I had a love child with the Jersey Devil

Jersey Devil Press, Issue Twenty-Six, January 2012. Cover art by Patrick Breeden.

January’s issue of Jersey Devil Press marks my first public outing as their production editor, in charge of the layout and design of the pdf “print” issue and the web version of the issue. And while I’m mostly just adding personal touches to the excellent work Eirik Gumeny did setting this whole thing up, I’m still pretty damned pleased with the work!

It helps that our new content editor, Mike Sweeney, has such awesome taste in fiction, too — just this afternoon I was telling him how much better the stories look each time I read them while designing the issue.

The one thing I did want to bring to Jersey Devil Press with my first issue was some outside cover art. A lot of Eirik’s covers are fantastic, but I love meeting and talking to and working with visual artists and photographers, so I was looking forward to finding some good outside cover art for the magazine. And my first cover artist, Patrick Breeden, has contributed a simply killer abstract piece. Which is why I’m skipping my own Photo blog post today and just putting up the cover of Jersey Devil Press.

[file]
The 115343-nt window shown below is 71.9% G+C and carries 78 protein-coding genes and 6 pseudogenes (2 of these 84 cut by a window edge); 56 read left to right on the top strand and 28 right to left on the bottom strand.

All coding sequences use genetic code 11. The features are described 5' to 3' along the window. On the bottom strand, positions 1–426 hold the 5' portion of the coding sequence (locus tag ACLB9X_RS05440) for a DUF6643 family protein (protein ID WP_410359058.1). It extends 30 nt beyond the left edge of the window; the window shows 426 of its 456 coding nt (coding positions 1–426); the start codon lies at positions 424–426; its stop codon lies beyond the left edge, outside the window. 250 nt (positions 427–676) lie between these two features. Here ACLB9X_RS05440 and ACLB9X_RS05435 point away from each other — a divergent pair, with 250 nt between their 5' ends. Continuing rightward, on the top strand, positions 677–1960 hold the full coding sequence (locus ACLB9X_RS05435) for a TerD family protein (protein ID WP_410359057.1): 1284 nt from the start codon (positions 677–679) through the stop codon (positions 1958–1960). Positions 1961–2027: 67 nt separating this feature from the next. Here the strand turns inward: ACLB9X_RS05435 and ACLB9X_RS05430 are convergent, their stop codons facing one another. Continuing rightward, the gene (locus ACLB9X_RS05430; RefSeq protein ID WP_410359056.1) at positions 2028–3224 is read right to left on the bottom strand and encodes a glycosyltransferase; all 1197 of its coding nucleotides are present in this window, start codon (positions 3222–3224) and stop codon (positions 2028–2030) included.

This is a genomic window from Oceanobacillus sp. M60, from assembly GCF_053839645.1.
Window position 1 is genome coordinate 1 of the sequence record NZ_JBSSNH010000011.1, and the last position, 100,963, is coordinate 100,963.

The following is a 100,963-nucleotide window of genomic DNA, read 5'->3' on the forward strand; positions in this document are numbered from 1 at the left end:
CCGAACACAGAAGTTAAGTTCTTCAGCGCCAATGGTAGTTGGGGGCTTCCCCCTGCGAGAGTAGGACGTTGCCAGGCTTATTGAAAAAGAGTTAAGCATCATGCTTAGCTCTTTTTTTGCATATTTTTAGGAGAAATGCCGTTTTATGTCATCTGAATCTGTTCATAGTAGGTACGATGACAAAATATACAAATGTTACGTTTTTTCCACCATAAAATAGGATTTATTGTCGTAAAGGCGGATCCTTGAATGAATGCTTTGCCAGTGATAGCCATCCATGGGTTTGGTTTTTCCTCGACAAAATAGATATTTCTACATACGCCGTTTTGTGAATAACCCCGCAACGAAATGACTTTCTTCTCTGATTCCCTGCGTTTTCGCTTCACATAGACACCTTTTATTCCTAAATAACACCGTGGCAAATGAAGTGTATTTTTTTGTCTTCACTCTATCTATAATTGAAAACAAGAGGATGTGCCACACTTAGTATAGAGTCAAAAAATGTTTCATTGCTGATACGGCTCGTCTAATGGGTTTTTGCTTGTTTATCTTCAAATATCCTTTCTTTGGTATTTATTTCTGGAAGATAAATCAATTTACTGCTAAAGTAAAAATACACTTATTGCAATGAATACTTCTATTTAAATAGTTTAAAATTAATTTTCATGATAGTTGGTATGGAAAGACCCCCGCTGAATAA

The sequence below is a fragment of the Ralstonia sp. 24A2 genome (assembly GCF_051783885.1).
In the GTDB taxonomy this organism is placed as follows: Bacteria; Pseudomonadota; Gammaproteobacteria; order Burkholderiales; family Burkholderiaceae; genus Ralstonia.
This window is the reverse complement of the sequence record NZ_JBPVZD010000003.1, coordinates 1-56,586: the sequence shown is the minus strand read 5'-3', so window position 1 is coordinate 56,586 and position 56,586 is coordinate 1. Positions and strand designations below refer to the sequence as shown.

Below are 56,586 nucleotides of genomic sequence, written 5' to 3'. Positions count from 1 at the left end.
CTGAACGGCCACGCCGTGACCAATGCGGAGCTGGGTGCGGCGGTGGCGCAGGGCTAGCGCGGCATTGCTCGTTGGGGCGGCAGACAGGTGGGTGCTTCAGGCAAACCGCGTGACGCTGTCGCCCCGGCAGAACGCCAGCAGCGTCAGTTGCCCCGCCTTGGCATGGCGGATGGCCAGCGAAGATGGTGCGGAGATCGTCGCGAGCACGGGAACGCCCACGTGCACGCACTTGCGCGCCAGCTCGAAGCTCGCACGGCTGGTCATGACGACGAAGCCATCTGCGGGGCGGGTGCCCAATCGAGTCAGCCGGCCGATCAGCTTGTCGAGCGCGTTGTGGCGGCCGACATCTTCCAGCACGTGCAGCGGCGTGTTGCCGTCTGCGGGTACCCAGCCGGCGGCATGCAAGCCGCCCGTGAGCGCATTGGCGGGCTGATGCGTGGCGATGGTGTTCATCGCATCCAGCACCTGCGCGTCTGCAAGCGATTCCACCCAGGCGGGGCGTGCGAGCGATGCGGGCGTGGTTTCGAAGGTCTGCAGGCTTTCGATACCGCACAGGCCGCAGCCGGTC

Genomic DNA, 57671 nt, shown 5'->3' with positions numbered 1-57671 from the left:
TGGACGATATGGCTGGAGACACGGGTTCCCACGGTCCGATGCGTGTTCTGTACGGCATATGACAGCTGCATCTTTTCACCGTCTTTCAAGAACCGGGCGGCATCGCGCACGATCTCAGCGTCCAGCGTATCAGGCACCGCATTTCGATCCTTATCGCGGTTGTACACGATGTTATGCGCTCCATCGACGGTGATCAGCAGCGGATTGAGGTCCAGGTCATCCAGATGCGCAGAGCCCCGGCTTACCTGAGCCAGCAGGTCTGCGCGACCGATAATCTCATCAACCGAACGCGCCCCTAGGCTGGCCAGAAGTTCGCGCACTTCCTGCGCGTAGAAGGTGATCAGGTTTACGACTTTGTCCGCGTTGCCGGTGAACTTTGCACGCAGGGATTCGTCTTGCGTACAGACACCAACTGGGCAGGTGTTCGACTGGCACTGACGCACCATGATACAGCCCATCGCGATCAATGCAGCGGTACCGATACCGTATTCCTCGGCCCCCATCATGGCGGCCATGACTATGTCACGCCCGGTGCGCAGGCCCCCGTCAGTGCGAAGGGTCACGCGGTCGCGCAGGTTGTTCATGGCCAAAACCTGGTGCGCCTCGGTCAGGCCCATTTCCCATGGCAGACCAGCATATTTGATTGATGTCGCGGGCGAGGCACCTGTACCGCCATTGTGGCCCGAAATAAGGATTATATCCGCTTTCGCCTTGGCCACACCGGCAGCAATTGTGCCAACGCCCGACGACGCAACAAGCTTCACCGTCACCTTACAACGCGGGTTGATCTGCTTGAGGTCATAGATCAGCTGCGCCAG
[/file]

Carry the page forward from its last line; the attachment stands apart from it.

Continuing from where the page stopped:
Now, go read some fiction. You can thank me later.

Published by Samuel Snoek-Brown

I write fiction and teach college writing and literature. I'm the author of the story collection There Is No Other Way to Worship Them, the novel Hagridden, and the flash fiction chapbooks Box Cutters and Where There Is Ruin.

4 thoughts on “I had a love child with the Jersey Devil

  1. Good work Sam. I really like the cover art. Seems like Breeden has captured some of Joan Miiro’s essence. Does this offer a hint of the issues contents?

    1. Thanks, Stephen! I love that cover art, too, and I did use it with this issue’s contents in mind. We don’t run on formal themes, but during the natural editorial process, certain trends or tonal similarities do crop up. Our February issue, for example, is going to be full of stories related to relationships, for obvious reasons but in very non-obvious ways. (It’s a twisted little issue!) This one, however, seemed to have no definite “theme” emerging as it came together, but tonally the stories are all a bit warped and unsettling without ever quite getting dark and monochromatic (even the very dark final story has plenty of “color” to it), and I felt Breeden’s image fit well with that tone. I especially love that the dominant hue in that image reminds me of bone; and the apparent contrast of that with the vibrant warmth of the “sun” image in the corner — bright but with a dark center! — appeals to me.

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